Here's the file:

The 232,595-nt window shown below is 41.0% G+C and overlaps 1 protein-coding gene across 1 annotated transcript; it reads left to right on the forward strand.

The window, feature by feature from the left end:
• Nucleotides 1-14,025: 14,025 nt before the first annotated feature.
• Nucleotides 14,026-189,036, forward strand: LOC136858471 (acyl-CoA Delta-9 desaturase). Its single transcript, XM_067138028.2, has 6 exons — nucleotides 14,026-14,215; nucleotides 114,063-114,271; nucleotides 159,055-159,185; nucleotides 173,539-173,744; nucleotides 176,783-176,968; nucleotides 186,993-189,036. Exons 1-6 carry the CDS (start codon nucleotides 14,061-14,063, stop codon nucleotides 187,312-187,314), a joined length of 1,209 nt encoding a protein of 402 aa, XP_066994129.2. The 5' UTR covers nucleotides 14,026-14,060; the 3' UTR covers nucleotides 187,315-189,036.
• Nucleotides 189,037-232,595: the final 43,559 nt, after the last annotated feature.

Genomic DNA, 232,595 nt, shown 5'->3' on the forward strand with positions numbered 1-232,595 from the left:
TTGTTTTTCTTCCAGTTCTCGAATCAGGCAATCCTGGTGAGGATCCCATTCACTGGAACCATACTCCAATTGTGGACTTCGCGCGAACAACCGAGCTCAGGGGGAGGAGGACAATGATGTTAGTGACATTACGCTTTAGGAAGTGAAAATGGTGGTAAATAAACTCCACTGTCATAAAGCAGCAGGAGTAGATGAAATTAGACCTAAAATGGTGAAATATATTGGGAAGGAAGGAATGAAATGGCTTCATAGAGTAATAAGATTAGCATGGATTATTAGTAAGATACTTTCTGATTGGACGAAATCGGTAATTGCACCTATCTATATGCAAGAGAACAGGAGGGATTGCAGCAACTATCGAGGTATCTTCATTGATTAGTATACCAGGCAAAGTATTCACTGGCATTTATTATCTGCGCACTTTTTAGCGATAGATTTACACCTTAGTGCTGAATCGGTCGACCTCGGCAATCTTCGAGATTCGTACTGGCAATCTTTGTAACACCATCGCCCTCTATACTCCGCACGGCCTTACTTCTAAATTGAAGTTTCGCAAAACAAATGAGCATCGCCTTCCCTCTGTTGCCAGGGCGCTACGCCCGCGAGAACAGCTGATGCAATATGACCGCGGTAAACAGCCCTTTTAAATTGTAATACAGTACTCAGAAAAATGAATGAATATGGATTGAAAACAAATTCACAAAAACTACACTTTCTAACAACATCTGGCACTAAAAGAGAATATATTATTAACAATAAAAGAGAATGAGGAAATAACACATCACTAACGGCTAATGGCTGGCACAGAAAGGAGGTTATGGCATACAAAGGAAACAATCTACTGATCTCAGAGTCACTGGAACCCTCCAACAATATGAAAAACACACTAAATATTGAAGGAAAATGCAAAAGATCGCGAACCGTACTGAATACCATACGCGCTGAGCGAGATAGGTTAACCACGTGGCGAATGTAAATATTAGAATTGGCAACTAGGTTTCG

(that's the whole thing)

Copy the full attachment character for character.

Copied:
The 232,595-nt window shown below is 41.0% G+C and overlaps 1 protein-coding gene across 1 annotated transcript; it reads left to right on the forward strand.

The window, feature by feature from the left end:
• Nucleotides 1-14,025: 14,025 nt before the first annotated feature.
• Nucleotides 14,026-189,036, forward strand: LOC136858471 (acyl-CoA Delta-9 desaturase). Its single transcript, XM_067138028.2, has 6 exons — nucleotides 14,026-14,215; nucleotides 114,063-114,271; nucleotides 159,055-159,185; nucleotides 173,539-173,744; nucleotides 176,783-176,968; nucleotides 186,993-189,036. Exons 1-6 carry the CDS (start codon nucleotides 14,061-14,063, stop codon nucleotides 187,312-187,314), a joined length of 1,209 nt encoding a protein of 402 aa, XP_066994129.2. The 5' UTR covers nucleotides 14,026-14,060; the 3' UTR covers nucleotides 187,315-189,036.
• Nucleotides 189,037-232,595: the final 43,559 nt, after the last annotated feature.

Genomic DNA, 232,595 nt, shown 5'->3' on the forward strand with positions numbered 1-232,595 from the left:
TTGTTTTTCTTCCAGTTCTCGAATCAGGCAATCCTGGTGAGGATCCCATTCACTGGAACCATACTCCAATTGTGGACTTCGCGCGAACAACCGAGCTCAGGGGGAGGAGGACAATGATGTTAGTGACATTACGCTTTAGGAAGTGAAAATGGTGGTAAATAAACTCCACTGTCATAAAGCAGCAGGAGTAGATGAAATTAGACCTAAAATGGTGAAATATATTGGGAAGGAAGGAATGAAATGGCTTCATAGAGTAATAAGATTAGCATGGATTATTAGTAAGATACTTTCTGATTGGACGAAATCGGTAATTGCACCTATCTATATGCAAGAGAACAGGAGGGATTGCAGCAACTATCGAGGTATCTTCATTGATTAGTATACCAGGCAAAGTATTCACTGGCATTTATTATCTGCGCACTTTTTAGCGATAGATTTACACCTTAGTGCTGAATCGGTCGACCTCGGCAATCTTCGAGATTCGTACTGGCAATCTTTGTAACACCATCGCCCTCTATACTCCGCACGGCCTTACTTCTAAATTGAAGTTTCGCAAAACAAATGAGCATCGCCTTCCCTCTGTTGCCAGGGCGCTACGCCCGCGAGAACAGCTGATGCAATATGACCGCGGTAAACAGCCCTTTTAAATTGTAATACAGTACTCAGAAAAATGAATGAATATGGATTGAAAACAAATTCACAAAAACTACACTTTCTAACAACATCTGGCACTAAAAGAGAATATATTATTAACAATAAAAGAGAATGAGGAAATAACACATCACTAACGGCTAATGGCTGGCACAGAAAGGAGGTTATGGCATACAAAGGAAACAATCTACTGATCTCAGAGTCACTGGAACCCTCCAACAATATGAAAAACACACTAAATATTGAAGGAAAATGCAAAAGATCGCGAACCGTACTGAATACCATACGCGCTGAGCGAGATAGGTTAACCACGTGGCGAATGTAAATATTAGAATTGGCAACTAGGTTTCG